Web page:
USDA Photo Courtesy of U.S. Wheat Associates
by Laura Johnson, Idaho Department of Agriculture
Global awareness has never been more important in agriculture than it is today. U.S. agriculture is dependent upon markets around the world for growth. Ninety-six percent of the world’s population and 80 percent of the world’s wealth are outside the United States. Middle-class populations are expanding rapidly in Asia, Latin America, the Middle East and other parts of the world compared to the domestic, more mature U.S. market. Continue reading
Max Sherman has been in the classroom for 35 years, and a large chunk of that time has been spent preparing his students to be global citizens. He and wife Linda team-teach in Oregon at Tillamook High School, located in a small, rural town of 5,000. The husband and wife team sees the value in global awareness no matter where the kids come from or what their plans are after high school. Continue reading
Michael Rouse, the vice president of diversity, philanthropy and community affairs and president of Toyota U.S.A. Foundation, has been with Toyota for 34 years. In 2002 he met with the director of the National FFA Foundation and the National FFA Officers and was impressed by their presence and the statistics and stories they shared. Rouse then became intimately involved in strategies to diversify FFA and has been a key player in the FFA Diversity Project sponsored by Toyota since its inception. Here is a video of some of the great things Rouse and Toyota have supported. We spoke to Rouse to find out why global awareness is so important to students and their future.
FFA: Why is it important for students to have global experience?
Michael Rouse: Whether they have global experience or not, the globe is coming to America and to them. Continue reading
Shane Stevenson, an agriculture educator in Meridian, Idaho, is on a mission to bring global awareness to his students and his community. He teaches at Meridian High School, a magnet school fed by five high schools. With a population of 1,600 students, the school has two full-time agriculture educators. Continue reading
by Mark McKown for AgCareers.com
In the world of today’s emerging agribusiness, one thing reigns supreme: impressing future employers and supervisors.
Many job seekers have nervously attended those career fairs looking for their first full-time employment or even an internship to kick-start their experience. Many have anxiously waited for the first day on a job site. The time has come and they really need to make a difference in the eyes of their supervisor so that the employer knows they hired the right employee for the company. But how does one accomplish this task? How can new employees get a leg-up on peers and make that solid first impression to gain the appreciation deserved? Continue reading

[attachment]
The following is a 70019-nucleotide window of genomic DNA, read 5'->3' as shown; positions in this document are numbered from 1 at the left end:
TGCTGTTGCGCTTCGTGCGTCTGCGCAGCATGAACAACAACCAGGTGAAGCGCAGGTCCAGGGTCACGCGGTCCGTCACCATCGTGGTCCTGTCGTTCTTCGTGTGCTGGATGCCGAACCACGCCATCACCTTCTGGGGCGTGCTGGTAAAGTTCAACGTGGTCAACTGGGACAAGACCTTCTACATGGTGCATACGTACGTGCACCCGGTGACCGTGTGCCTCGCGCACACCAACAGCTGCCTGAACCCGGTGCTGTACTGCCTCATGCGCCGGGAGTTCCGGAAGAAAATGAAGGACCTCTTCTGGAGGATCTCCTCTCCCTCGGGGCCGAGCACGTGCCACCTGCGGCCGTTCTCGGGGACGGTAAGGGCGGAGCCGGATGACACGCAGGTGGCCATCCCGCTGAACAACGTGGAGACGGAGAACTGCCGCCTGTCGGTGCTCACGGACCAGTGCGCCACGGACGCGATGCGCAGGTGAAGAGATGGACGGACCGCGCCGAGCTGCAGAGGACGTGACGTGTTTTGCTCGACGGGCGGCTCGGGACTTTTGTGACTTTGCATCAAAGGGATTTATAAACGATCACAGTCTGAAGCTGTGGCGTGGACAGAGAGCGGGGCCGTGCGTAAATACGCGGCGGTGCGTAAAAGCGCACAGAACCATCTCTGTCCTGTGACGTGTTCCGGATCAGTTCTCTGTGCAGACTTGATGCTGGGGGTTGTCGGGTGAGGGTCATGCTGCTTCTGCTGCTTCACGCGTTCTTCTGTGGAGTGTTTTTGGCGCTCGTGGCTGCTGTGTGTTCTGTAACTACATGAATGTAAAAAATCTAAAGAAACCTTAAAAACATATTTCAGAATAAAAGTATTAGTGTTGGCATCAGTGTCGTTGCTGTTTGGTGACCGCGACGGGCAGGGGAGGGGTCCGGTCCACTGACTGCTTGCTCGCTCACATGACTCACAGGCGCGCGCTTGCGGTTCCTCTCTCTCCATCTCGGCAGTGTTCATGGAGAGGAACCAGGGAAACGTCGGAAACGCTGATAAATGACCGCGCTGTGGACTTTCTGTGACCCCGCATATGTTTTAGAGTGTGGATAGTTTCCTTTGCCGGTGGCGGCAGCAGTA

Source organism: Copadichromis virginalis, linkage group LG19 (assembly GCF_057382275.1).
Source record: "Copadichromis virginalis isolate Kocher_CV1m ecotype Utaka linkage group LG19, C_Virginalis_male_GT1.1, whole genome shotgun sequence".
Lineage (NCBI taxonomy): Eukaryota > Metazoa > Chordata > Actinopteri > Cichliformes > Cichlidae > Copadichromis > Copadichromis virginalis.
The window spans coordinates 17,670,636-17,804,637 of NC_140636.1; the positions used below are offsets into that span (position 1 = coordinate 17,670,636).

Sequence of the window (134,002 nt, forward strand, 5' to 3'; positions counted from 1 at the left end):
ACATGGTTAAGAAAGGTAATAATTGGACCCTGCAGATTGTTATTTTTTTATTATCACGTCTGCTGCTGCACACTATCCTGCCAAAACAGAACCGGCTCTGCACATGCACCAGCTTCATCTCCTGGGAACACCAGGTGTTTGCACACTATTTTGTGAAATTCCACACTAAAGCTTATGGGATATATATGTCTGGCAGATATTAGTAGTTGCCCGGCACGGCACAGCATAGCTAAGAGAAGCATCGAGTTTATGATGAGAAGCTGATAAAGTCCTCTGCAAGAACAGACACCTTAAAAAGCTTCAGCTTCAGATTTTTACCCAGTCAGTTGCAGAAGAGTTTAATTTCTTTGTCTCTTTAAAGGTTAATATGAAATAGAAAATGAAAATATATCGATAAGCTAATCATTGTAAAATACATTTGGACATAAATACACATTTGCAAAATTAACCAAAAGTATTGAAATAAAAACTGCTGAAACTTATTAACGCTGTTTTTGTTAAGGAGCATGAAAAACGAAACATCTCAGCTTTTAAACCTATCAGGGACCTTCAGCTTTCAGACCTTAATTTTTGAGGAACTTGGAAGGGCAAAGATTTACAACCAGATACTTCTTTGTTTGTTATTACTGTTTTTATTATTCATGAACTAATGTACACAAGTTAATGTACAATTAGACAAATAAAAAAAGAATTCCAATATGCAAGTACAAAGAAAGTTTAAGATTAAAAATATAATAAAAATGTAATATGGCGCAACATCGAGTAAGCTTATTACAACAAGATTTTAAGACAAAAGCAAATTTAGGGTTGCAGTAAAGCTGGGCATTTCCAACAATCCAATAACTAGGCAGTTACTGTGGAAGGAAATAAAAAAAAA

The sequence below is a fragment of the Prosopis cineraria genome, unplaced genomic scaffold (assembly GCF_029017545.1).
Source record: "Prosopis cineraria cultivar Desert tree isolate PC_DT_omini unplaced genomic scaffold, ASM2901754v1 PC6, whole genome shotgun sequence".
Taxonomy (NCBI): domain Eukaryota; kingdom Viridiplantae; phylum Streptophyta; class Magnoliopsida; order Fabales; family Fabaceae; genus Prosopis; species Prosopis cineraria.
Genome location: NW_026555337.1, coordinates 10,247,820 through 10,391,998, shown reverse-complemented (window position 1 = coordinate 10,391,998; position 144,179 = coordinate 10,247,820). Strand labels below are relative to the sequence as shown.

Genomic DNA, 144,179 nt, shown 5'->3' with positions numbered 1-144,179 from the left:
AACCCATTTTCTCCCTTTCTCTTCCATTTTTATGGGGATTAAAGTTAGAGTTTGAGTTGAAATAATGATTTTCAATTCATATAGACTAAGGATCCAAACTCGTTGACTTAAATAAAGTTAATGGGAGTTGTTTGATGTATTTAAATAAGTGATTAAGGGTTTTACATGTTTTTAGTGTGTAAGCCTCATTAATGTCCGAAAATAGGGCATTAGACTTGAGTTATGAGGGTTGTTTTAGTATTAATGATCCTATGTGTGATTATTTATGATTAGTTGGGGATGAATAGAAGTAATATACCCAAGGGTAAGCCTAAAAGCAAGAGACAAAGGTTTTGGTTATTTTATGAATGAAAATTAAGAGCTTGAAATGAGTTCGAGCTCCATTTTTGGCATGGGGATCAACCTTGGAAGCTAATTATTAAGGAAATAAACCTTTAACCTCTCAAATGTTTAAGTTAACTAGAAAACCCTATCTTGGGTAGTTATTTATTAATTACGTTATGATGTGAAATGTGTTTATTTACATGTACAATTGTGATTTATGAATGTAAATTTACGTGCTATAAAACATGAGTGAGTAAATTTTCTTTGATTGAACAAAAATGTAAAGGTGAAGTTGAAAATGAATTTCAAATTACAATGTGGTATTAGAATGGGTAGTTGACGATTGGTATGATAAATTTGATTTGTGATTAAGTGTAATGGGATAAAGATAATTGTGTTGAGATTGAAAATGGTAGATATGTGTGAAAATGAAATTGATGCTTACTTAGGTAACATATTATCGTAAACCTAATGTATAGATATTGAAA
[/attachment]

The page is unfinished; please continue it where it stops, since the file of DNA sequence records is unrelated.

A collection of links from around the web curated to help FFA advisors and agricultural educators. This month, we’re focusing on the STEM education initiative.
Global agriculture experience
High school agriculture students can get a taste of global agriculture with the Adventure Spanish School. This is a one week immersion experience designed to immerse teen students in the culture, language and agriculture of Costa Rica. Continue reading
We get asked all the time for stories about agricultural education students who are engaging in global activities. Companies, government officials and educators want to know how we are preparing our students to be a part of the world’s industry of agriculture. They want to know if our students are going to be up for the challenge of producing, setting policy and partnering with other countries to feed the world. Continue reading
Question for the Profession is a monthly feature in the advisor’s edition of FFA Pulse e-newsletter that encourages discussion and idea sharing on the National Association of Agricultural Educators Communities of Practice web site. Subscribe to FFA Pulse now!
STEM (or STEAM if you prefer to add agriculture to the science, technology, engineering, and math mix) is an educational initiative that is not going away. So it begs the question, “How do you STEM?” Continue reading
Read our question-and-answer session with Rebecca Farrow, the agriculture educator at Overton High School in Nashville, Tennessee. She teaches using CASE Intro to AFNR, and is also a Dupont Agriscience Teacher Academy alumnus.
FFA: Why does your administration support your agricultural education program?
Farrow: I believe that my administration supports our agricultural education program because we have the same goal: to graduate every student college-ready, career-ready and life-ready. We may be an urban school with non-traditional students, but don’t let the lack of experience in production agriculture fool you. Continue reading
Agriculture teachers: are you looking for a turn-key curriculum to increase the rigor and relevance of your program? Check out CASE – Curriculum for Agricultural Science Education.
CASE materials provide a high level of educational experiences to students to enhance the rigor and relevance of agriculture, food, and natural resources (AFNR) subject matter. Besides elevating the rigor of AFNR knowledge and skills, CASE provides purposeful enhancement of science, mathematics and English language understanding. Continue reading